Meet The Candidates For Tuesday’s Special Ward 5 Election In D.C.
WASHINGTON (CBSDC) – It’s Election Day in the District; at least for voters in Ward 5. Tuesday marks the day of a special election to replace Harry Thomas, Jr.’s City Council seat in Washington, D.C.
Thomas pleaded guilty in January to stealing public funds earmarked for youth sports and filing false tax returns, and then later resigned.
Thomas’ replacement will serve out the remainder of his term through 2014. There are 61,316 eligible voters. Poles open at 7 a.m and will remain open until 8 p.m.
Meet the candidates:
John Cheeks (no party affiliation):
He is a business owner and community activist who has lived in the city for 32 years. He says if elected he will require all public officials to undergo yearly drug tests and the results will be made public.
Rae Zapata (Democratic):
She is a local attorney in private practice who has lived in Ward 5 for 21 years. She is president of the Ward 5 Council on Education.
Ruth Marshall (Democratic):
She lives in the Queens Chapel area of the ward. Marshall has served as both president of the Queens Chapel Civic Association and the D.C. Federation of Civic Associations. She’s the director of administration for Premier Consultants International, Inc., a construction services firm in Northwest.
Tim Day (Republican):
He is a lifelong resident of Ward 5. He is an accountant who lives in Brookland. It was Day and the D.C. Republican Committee who first raised questions about Harry Thomas Jr.’s nonprofit fundraising.
Delano Hunter (Democratic):
He is a native Washingtonian. Hunter ran for the Ward 5 race against Harry Thomas, Jr. in 2010 and placed second. From September 2010 until recently, Hunter served as chief business development officer for a Maryland real estate firm.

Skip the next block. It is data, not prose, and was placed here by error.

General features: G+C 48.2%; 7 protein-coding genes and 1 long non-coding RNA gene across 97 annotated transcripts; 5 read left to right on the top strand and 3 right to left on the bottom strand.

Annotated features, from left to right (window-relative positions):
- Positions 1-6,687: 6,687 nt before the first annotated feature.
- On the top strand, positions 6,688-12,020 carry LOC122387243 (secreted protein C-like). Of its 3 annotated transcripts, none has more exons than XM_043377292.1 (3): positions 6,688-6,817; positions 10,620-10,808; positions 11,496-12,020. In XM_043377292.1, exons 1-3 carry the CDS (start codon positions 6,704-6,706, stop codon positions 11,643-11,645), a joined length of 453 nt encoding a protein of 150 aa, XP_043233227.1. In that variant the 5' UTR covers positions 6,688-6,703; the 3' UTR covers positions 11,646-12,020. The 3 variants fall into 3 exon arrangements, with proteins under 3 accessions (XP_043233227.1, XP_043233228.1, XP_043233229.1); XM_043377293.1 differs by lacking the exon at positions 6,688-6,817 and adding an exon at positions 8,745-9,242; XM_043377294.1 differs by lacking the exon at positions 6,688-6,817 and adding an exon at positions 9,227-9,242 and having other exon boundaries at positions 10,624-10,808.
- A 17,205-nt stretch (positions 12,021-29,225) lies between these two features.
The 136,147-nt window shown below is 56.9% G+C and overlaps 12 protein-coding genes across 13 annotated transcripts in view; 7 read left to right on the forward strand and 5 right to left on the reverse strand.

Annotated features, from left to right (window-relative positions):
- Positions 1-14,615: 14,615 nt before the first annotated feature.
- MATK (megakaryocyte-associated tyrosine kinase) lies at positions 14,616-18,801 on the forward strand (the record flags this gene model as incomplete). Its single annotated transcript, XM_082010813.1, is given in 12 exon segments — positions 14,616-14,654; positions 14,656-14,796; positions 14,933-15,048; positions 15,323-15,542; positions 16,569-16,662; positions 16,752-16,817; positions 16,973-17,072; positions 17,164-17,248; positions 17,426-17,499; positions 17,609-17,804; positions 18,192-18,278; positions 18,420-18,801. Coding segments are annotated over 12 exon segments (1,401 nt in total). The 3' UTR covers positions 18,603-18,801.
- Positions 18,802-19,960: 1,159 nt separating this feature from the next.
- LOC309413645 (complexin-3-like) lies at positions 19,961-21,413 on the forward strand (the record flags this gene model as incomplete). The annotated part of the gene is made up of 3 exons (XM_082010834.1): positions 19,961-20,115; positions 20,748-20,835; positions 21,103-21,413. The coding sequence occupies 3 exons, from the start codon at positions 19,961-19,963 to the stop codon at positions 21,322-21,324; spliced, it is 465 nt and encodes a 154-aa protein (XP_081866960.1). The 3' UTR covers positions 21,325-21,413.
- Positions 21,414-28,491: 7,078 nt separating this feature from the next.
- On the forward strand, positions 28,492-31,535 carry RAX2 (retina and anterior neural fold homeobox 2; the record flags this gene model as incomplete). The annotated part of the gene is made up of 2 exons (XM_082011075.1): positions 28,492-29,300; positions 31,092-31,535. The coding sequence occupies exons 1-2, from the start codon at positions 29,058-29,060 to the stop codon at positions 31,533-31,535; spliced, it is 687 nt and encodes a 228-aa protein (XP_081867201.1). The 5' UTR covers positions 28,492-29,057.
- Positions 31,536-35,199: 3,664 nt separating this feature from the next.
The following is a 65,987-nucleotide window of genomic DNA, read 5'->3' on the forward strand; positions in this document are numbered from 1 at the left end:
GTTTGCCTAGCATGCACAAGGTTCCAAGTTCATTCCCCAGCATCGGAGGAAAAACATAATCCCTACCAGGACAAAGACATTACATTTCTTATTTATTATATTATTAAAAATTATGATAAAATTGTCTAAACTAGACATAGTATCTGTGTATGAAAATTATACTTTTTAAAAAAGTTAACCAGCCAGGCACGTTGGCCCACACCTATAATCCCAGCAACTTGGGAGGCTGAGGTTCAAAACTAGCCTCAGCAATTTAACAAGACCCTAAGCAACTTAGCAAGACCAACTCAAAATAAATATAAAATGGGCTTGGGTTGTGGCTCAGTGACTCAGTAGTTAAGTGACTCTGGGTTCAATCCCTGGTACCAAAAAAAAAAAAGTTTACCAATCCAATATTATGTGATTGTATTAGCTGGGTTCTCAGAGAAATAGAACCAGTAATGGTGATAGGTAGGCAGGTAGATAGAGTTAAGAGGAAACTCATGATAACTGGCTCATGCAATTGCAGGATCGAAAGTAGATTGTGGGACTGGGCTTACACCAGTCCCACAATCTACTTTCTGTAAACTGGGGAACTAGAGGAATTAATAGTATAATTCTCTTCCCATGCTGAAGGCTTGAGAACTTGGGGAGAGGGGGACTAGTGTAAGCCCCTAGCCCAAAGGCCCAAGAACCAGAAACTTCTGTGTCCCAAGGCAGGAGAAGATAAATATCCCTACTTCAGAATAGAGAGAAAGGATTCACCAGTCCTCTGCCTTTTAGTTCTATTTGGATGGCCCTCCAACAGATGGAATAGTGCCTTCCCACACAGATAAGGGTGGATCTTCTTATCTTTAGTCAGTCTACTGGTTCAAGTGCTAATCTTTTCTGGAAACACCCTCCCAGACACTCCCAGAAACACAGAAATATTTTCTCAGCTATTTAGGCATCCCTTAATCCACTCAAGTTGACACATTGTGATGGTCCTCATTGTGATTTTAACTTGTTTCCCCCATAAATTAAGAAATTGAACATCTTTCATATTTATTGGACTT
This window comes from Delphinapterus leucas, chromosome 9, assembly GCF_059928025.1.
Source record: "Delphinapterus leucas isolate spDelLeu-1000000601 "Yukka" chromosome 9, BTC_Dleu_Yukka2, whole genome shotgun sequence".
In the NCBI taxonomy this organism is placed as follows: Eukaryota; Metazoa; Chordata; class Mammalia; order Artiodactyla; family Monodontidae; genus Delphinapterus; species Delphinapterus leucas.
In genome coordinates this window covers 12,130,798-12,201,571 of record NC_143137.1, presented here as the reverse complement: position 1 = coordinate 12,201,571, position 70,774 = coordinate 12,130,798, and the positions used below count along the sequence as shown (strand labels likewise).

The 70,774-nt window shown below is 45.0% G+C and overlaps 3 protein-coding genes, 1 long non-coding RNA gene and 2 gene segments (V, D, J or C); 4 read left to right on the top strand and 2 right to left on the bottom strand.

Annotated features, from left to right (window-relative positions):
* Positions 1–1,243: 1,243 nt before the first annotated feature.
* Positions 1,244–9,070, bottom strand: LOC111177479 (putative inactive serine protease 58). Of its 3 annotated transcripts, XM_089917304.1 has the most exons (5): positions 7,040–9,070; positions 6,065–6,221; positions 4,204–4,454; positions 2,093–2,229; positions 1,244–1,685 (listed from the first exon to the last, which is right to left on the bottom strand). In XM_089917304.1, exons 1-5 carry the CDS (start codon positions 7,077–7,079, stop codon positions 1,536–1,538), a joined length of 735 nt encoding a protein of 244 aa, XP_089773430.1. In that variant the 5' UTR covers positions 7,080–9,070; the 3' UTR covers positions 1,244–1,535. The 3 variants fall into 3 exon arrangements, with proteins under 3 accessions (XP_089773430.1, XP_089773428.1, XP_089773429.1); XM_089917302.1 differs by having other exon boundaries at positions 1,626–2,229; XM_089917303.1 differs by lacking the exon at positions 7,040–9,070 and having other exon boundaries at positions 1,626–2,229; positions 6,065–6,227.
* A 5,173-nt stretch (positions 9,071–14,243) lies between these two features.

Drew Hubbard (Democratic):
Drew Hubbard lives in the Woodridge neighborhood. He is an attorney. He has worked on Capitol Hill.He has also worked for at-large councilmember Kwame Brown, serving as his legilsative director. He also worked for Mayor Anthony Williams serving as the Congressional Liason for Policy and Legislative Affairs.
Amanda Broadnax (Democratic):
Broadnax has informally withdrawn from the race and thrown her support behind Kenyan McDuffie. However, the DC Board of Elections tells 9NEWS Now Broadnax, “Has never formally withdrawn….She could still withdraw today and we would post her name at the polls on a poster listing withdrawn candidates.”
Kenyan McDuffie (Democratic):
He is an attorney who left his job in Deputy Mayor Paul Quander’s office to run for the open council seat. He has worked for the U.S. Department of Justice’s Civil Rights Division and as an assistant state’s attorney in Prince George’s County. He lives in the Stronghold neighborhood. He has also served as president of his neighborhood’s civic association. He ran against Harry Thomas, Jr in 2010 for the Ward 5 seat and finished third.
Shelly Gardner (Democratic):
She is a lawyer and first-time candidate. She is currently completing her Master’s degree in elementary education. She is a former elementary school teacher who has taught in both traditional and public charter schools.
Kathy Henderson (Democratic):
She lives in the Trinidad-Carver Terrace section of Ward 5. Henderson is a biologist and a registered addiction counselor, licensed realtor, and former District and Federal Government employee.She has served as an advisory neighborhood commissioner and on the D.C. Historic Preservation Board. She has lived in the city for 30 years. She has served as an ANC commissioner.
Ron Magnus (Democratic):
He is an ordained deacon and a lawyer from the Brookland section of Ward 5. This is his second run for the Ward 5 seat. He serves on the board of directors for the Gospel Music Workshop of America.
Frank Wilds (Democratic):
He has lived in the Lamond-Riggs neighborhood of Ward 5 for 35 years. He is a business owner and a former Advisory Neighborhood Commission member and chairman of the Ward 5 Democratic Party. Wilds ran against Harry Thomas, Jr for the Ward 5 council seat in 2006 and came in second to Thomas that year.